How to put together a delicious, fancy-looking cheeseboard for just $10.


Cheese is life.

It’s also expensive if you’re into the fancy stuff. You know, that oozy cheese that smells like feet but tastes like being rich? Isn’t it the best?

With party season upon us, we all have visions of recreating that gourmet grazing table we had at our work Christmas party when our friends come around for festive drinks.

Post continues after video…

But for some of us (me), serving layers upon layers of cured meats and cheeses from that fancy Italian shop down the road that all the glam soccer mums frequent just isn’t realistic.

So, in my never-ending quest to create the ~illusion~ that I’m fancy, I’ve learnt, copied, and collected many a cheeseboard hack over the years.

And now I’m willing to share them.

Here’s how you can create a cheeseboard for $10 that’ll make your friends think you’re a regular Nigella Lawson:

Shop smart


Jamie Oliver once told me (through the TV screen) that jarred olives are actually more flavoursome than olives you buy from the deli section in plastic tubs.


They’re also cheaper.

A jar of olives will set you back about $2.50, and you probably won’t use the whole thing.


Grapes and figs are expensive, so opt for a single pear or punnet of strawberries (on special) to decorate your board instead.

One pear is about 60 cents and you can slice it up and spread it around on your wooden board. Boom.


A very clever thrifty friend once informed me that huge chunks of “swiss-style” supermarket-brand cheese are often hiding in the sandwich cheese/shredded cheese section, rather than the platter filling section some supermarkets have. And it tastes like Jarlsberg. Win.

Buy one of these for about $3, and chop it in half. You can either use both halves to spread across your cheeseboard (fill all those gaps baby), or save half for the next time you have friends over.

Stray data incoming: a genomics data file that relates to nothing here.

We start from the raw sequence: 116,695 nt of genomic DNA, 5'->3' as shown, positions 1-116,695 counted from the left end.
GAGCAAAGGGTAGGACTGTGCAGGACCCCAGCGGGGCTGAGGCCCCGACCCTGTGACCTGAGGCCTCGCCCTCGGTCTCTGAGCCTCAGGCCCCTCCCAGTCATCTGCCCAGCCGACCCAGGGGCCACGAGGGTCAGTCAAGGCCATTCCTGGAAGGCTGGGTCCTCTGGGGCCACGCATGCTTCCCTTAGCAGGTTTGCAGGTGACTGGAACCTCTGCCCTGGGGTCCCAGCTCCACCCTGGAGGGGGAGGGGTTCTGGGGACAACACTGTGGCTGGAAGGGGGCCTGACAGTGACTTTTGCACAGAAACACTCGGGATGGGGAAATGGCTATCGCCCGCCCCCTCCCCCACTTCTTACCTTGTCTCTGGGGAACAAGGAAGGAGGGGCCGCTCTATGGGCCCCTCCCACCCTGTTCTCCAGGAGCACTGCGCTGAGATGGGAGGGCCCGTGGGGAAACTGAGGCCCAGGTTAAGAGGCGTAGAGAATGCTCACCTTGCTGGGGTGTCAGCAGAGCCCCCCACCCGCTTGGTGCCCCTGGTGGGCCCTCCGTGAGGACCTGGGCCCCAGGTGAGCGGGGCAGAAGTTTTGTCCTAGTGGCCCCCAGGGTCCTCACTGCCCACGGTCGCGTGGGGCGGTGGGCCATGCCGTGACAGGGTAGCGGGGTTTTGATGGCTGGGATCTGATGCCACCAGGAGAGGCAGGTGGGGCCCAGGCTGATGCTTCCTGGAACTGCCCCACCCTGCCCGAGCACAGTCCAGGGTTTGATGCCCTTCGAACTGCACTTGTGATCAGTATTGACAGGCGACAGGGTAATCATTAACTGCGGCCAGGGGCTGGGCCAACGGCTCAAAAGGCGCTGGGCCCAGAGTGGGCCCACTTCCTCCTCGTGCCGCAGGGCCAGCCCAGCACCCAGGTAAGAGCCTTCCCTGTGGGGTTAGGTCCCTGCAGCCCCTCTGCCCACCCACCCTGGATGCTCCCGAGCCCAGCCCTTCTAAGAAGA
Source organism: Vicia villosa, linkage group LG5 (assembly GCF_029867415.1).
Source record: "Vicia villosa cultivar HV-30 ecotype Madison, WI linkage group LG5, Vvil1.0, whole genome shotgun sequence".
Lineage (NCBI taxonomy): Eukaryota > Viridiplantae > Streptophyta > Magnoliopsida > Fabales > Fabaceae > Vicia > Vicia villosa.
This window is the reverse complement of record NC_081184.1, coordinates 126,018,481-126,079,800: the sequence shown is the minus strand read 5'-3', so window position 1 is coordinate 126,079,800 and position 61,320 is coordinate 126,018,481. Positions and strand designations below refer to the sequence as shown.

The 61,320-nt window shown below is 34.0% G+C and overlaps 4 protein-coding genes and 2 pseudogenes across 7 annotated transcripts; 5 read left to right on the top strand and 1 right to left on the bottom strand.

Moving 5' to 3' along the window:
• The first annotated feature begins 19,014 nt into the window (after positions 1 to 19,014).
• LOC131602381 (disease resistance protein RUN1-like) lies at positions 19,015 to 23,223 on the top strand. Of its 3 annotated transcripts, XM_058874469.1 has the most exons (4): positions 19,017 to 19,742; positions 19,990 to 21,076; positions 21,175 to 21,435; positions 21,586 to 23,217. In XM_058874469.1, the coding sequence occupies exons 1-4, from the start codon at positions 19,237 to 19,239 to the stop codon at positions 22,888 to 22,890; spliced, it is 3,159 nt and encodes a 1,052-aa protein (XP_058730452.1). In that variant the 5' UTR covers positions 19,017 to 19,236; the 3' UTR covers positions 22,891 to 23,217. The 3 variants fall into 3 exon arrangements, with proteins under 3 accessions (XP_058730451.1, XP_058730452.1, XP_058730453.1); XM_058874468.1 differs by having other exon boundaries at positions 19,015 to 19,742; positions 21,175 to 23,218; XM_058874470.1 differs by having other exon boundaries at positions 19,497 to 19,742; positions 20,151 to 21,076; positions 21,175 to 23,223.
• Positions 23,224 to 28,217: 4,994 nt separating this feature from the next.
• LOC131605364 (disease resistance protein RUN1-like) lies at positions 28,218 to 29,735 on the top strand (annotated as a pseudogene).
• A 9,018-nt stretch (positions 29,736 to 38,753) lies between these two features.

For your other cheese selections (I usually go for two or three), shop the fancy platter section the night before your event, right before closing.

This is when all the markdowns happen, and you can score yourself that fancy French goats cheese.


I don’t always include meat on my platters because I have a lot of vego friends. When I do – I usually steer clear of prosciutto if I’m going budget (it just doesn’t taste as good IMO), but you can never go wrong with salami.


The sandwich-filler kind is often just as good as the gourmet stuff, and a fraction of the price. It’s usually on special at my Woolies for $2. Score!

Bread is your friend

Always choose bread over crackers. My local Woolies sells a packet of Lebanese flatbread for $1. I usually pull out about half the packet, tear it up and chuck it in the oven with olive oil and sea salt. That’s 50 cents for a whole cheeseboard.

Alternatively – grab a baguette and slice it up. It’ll cost you about $2 versus the $5 to $8 you’ll spend on that box of fancy-shmancy crackers studded with seeds and dried fruit. (Even though those are delicious).

Step away from the quince paste

Look, we all wish we could buy Maggie Beer quince paste on the regular, but the weekend before payday it’s just not wise. That’s eating into your precious Monday morning coffee money which is just too important.

Instead – grab a jar of honey (awesome with blue cheese), or supermarket-brand strawberry or apricot jam and spoon it out into a small decorative ramekins dotted around your wooden cheeseboard. No one will know the difference.

Alternatively, use that stray onion you have floating around at home to whip up your own onion jam using sugar and balsamic vinegar. Google will show you how.

DIY antipasto

A different – though still very clever – frugal foodie friend used to fry up florets of broccoli with olive oil, garlic and chilli for her cheeseboards.


Not only is buying a head of broccoli (or using leftovers from a weeknight dinner) much cheaper than deli-section antipasto, it gives a nice, homemade-rustic touch to your board.

I’ve also roasted my own capsicum in the past, or fried up mushrooms with garlic and herbs to add interest to my platters. Yum.

It’s all about the aesthetic

I’m lucky I have a very generous housemate who lets me use his special cheese knives when I have friends over.

But I also put a lot of effort into how I present my bits and pieces by meticulously layering and stacking my bread, opting for brightly-coloured fruit and veg that matches the colours and patterns of my ramekins and decorating with slices of pear or strawberries.

It’s an art.

(And even if it is a cheaper cheeseboard, you still want it to look Instagrammable.)

The maths

Flatbread: 50c

Pear: 60c

Cheese (two varieties): Approx. $6

Olives: (half a jar) $1.25

Capsicum/broccoli/mushrooms or salami: Approx $2.00

Total: $10.35

…Okay, so just over $10, but you get the idea.

Now go forth and eat cheese.

(With wine, of course).